Before he taught McCombs School of Business students, Christopher Burke was responsible for feeding approximately 190,000 U.S. troops and contractors stationed in Iraq as the commander of the U.S. Air Force’s Defensive Logistics Agency.
Burke, a lecturer in the Department of Information, Risk, and Operations Management, spoke at Food+City’s “Feeding Our Troops Abroad” event about his experience in the military’s food supply chain. About 30 people attended the lecture, held on campus Thursday night. It was the third talk in Food+City’s 2018-2019 Food Futures speaker series.
Burke, an Air Force veteran of 27 years, said his biggest struggle while in charge of the food supply in Iraq came when one of their contractors ran into legal trouble and he had to find a replacement — all while making sure no one went hungry.
“I’ve got to keep them all fed, all happy, all satisfied,” Burke said.
Burke said one way they sought to make the troops feel at home was by ensuring they had access to fresh fruits and vegetables that weren’t spoiled.
It was important to ensure there was enough variety of food for everyone to be well fed, regardless of dietary restrictions or preferences, Burke said.
Nutrition junior Miranda Robles said she attended the talk because of a personal connection to the military.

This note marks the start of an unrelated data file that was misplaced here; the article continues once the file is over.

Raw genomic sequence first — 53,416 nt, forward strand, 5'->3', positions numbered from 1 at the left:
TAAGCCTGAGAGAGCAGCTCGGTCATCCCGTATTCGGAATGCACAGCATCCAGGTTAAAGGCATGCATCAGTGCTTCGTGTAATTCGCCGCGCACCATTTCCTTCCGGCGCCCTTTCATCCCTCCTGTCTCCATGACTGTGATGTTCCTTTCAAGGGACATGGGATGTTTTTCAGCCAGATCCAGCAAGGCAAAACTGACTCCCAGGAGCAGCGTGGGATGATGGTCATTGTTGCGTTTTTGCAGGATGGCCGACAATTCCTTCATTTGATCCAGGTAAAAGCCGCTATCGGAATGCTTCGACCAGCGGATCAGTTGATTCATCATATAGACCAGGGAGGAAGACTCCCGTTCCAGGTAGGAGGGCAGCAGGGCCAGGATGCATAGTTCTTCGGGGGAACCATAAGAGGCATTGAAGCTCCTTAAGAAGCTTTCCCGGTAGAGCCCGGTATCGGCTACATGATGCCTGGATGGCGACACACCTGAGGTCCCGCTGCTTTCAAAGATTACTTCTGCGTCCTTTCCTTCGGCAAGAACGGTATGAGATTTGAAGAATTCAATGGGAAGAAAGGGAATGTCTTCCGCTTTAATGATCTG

“My dad is in the military and has been deployed several times,” Robles said. “I wanted to know more about how our troops overseas are fed.”
Food+City is a nonprofit organization based in Austin that focuses on changing the way people are fed across the globe by inspiring innovative solutions to food supply problems, according to their website.
Food+City holds an annual startup challenge in which teams pitch ways to improve food supply and compete for prizes, mentorship and exposure to investors. Three student-led teams will pitch their ideas at the Food+City Expo, Student Challenge and Speaker Series on Sunday, March 10, on campus.
Food+City was founded by human ecology lecturer Robyn Metcalfe about seven years ago under the name Food Lab. Metcalfe said this was around the time she noticed students were becoming interested in food supply issues.
“They felt it was an opportunity to think about and work on other problems going on, whether it’s food waste or being able to feed the world in the future,” Metcalfe said.